Behavioral and Experimental Economics

Summer School Experimental Economics

The Behavioral and Experimental Economics group has an influential position in this field in the Netherlands and Europe. CREED, the Amsterdam-based group, focuses particularly on three main projects: economics of political decision making; bounded rationality and institutions and experimental economics. The research of the Rotterdam-based group focuses on two broad themes: decision under risk and uncertainty and intertemporal choice.

Cooperative Behavior, Strategic Interaction and Complex Systems

This research group focuses on: (non-)cooperative game theory; nonlinear dynamics and complex systems; bounded rationality, learning and heterogenous expectations; dynamic models of collective behavior and social networks & dynamic optimization.

Econometrics and Operations Research

Research themes: time series econometrics, panel data, Bayesian econometrics, applied econometrics and econometric methodology. Applications can be found in areas as diverse as monetary economics, labor economics, marketing and asset pricing. Some fellows in this group focus on operations research.

Finance

The Finance group at TI spans many of the core fields in finance: asset pricing, corporate finance, financial econometrics, market microstructure, and financial institutions.

Labor, Health, Education and Development

At TI, a large group of fellows works in different areas of labour, health, education and development.

Macroeconomics and International Economics

Fellows in the Macroeconomics and International Economics group carry out research on growth, innovation, international trade and factor mobility, the role of economic geography, banking and monetary economics, and fiscal policy.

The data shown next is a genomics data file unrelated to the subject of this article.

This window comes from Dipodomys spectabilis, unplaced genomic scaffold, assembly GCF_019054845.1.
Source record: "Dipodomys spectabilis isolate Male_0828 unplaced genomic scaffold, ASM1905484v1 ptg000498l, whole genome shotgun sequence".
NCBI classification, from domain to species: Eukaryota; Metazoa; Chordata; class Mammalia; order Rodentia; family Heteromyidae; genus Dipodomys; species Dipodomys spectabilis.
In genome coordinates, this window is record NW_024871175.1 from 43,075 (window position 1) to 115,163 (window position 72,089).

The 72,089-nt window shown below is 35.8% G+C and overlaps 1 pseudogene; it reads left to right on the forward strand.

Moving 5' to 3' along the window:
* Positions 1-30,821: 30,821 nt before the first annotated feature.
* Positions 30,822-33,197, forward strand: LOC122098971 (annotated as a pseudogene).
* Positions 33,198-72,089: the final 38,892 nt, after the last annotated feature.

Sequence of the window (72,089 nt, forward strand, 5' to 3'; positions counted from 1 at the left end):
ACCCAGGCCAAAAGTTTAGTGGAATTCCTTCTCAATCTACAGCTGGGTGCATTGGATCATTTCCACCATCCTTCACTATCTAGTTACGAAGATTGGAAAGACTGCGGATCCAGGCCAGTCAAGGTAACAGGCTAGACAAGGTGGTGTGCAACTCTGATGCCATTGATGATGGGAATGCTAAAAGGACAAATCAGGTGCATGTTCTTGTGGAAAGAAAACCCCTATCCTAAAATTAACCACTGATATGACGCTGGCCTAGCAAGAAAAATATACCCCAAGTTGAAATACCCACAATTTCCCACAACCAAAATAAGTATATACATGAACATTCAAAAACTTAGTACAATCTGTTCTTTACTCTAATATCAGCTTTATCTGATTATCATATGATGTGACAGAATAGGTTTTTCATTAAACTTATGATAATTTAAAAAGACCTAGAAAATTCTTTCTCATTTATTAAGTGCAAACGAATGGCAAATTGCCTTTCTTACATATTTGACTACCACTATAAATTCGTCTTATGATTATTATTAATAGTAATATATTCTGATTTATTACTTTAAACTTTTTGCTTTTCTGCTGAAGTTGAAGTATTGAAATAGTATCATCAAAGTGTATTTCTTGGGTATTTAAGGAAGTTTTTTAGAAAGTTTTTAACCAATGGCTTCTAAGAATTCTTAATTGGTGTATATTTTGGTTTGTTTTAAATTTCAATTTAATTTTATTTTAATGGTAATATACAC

Organizations and Markets

The Organizations and Markets (OM) group spans many areas in (applied) microeconomics, including the economics of organizations, industrial organization, entrepreneurship, innovation, and auctions.

Spatial, Transport and Environmental Economics

The STEE group addresses four themes: urban and regional dynamics, land use, transportation, and environment and resources. Many fellows combine policy research with fundamental research.

Author(s)
Email
baillon@ese.eur.nl
Journal
The American Economic Review, 2011, 101(4) 1547-60

Machina (2009) introduced two examples that falsify Choquet expected utility, presently one of the most popular models of ambiguity. This article shows that Machina’s examples falsify not only the model mentioned, but also four other popular models for ambiguity of the literature, namely maxmin expected utility, variational preferences, α-maxmin, and the smooth model of ambiguity aversion. Thus, Machina’s examples pose a challenge to most of the present field of ambiguity. Finally, the paper discusses how an alternative representation of ambiguity-averse preferences works to accommodate the Machina paradoxes and what drives the results.

Click here to read the article.